“Our lower rating reflects the limited upside (4%) to our new price target, which in turn is reflective of our lower EPS estimates that are primarily driven by lower order counts and a reduction in our expectations for future buyback activity,” he said in a research note.

Two days after the downgrade, Fidelity’s annuity and life insurance subsidiary F&G Annuities & Life Inc. held an investor day meeting in New York. Fidelity spun off 15% of F&G as a separate public company in December 2022, while continuing to own the other 85%.

“The company laid out its plan to double earnings over the next 5 years through a combination of asset growth, core margin expansion and owned distribution channel revenue growth,” George said in a research note after the F&G meeting.

He said F&G’s stock price could double if it achieves its goals, but he’s unsure how much that will help Fidelity’s stock price.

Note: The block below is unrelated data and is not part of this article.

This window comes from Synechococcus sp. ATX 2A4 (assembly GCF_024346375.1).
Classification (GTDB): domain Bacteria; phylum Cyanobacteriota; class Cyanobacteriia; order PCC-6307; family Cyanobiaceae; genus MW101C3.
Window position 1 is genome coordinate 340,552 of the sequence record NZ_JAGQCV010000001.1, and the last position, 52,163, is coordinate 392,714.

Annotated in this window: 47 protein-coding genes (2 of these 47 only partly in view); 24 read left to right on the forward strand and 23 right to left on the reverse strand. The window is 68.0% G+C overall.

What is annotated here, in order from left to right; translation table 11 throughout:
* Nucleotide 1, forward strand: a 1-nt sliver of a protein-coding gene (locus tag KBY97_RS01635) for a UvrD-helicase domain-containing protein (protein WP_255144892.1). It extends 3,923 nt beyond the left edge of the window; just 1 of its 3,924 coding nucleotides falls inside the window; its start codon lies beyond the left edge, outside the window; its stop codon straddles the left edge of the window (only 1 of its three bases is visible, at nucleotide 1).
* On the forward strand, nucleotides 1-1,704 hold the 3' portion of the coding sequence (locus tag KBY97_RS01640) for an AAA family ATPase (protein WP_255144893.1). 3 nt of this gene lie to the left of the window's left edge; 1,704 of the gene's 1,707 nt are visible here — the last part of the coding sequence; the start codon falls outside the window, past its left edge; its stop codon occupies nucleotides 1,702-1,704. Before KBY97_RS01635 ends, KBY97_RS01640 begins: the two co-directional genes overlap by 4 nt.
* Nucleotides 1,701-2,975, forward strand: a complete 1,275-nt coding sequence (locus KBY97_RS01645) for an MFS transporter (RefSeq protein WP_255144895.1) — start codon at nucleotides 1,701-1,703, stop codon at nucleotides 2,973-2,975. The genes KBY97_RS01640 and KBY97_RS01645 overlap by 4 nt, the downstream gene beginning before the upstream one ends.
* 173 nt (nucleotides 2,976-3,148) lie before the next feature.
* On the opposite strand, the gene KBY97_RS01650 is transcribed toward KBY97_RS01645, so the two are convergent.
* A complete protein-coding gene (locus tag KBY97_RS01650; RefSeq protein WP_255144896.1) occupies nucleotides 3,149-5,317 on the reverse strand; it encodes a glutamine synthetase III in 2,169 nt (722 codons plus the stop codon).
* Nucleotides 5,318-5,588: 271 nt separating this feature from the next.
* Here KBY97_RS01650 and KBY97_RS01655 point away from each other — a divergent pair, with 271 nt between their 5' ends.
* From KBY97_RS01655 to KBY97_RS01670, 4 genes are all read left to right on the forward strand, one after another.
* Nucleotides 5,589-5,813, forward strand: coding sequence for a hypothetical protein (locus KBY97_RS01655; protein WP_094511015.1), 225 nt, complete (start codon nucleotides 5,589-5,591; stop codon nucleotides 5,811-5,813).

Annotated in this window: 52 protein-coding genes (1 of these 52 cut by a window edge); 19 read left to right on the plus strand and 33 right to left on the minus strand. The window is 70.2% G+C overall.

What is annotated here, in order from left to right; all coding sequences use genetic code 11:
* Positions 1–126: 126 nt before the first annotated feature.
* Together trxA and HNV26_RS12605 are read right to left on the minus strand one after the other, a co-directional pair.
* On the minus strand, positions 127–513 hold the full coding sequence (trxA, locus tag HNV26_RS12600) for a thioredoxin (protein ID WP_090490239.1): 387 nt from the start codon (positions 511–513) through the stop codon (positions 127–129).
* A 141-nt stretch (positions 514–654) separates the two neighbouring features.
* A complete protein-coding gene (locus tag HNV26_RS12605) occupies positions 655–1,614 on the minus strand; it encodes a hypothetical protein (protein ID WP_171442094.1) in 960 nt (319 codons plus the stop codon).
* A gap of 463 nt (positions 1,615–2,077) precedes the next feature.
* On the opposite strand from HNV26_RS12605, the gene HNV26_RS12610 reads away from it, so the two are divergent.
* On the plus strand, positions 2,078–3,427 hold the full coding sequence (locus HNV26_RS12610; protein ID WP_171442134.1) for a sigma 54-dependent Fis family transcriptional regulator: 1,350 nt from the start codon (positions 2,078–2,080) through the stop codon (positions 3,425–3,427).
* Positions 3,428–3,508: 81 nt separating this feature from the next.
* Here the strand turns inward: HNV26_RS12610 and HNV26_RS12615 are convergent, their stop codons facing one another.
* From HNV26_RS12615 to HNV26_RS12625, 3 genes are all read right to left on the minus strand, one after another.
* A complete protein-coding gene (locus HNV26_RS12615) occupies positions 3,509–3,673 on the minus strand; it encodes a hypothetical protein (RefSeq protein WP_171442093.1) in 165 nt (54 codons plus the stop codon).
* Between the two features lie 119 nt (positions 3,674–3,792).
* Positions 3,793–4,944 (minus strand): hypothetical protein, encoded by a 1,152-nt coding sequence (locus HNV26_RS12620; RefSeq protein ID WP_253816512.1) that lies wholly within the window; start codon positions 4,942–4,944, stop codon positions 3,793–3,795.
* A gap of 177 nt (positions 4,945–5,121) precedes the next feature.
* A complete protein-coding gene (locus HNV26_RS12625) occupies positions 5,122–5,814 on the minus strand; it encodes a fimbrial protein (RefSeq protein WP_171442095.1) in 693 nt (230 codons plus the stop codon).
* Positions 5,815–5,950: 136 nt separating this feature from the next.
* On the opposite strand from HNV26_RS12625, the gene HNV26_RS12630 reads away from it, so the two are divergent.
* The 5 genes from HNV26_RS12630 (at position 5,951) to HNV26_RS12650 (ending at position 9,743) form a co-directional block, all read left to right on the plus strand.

“While we came away feeling better about F&G’s earnings outlook, we believe FNF shareholders remain uncertain about whether F&G can be fairly valued as part of FNF,” George said.

Analyst rates FIS at ‘market perform’

TD Cowen analyst Bryan Bergin initiated coverage of Jacksonville-based Fidelity National Information Services Inc., or FIS, with a “market perform” rating.

FIS, which was once spun off from Fidelity National Financial, announced three months ago it was selling off a controlling interest in its payments technology subsidiary Worldpay.

“FIS is at a crossroads as it executes the split of its heritage Banking and Capital Markets and Worldpay businesses, untangling a mega-merger that proved incompatible,” Bergin said in his Oct. 5 report.

He said FIS “boasts a durable model with leading solutions in Banking and CM, and it’s leaning into a cost transformation program, but ample uncertainty exists and near-term inflection is unlikely.”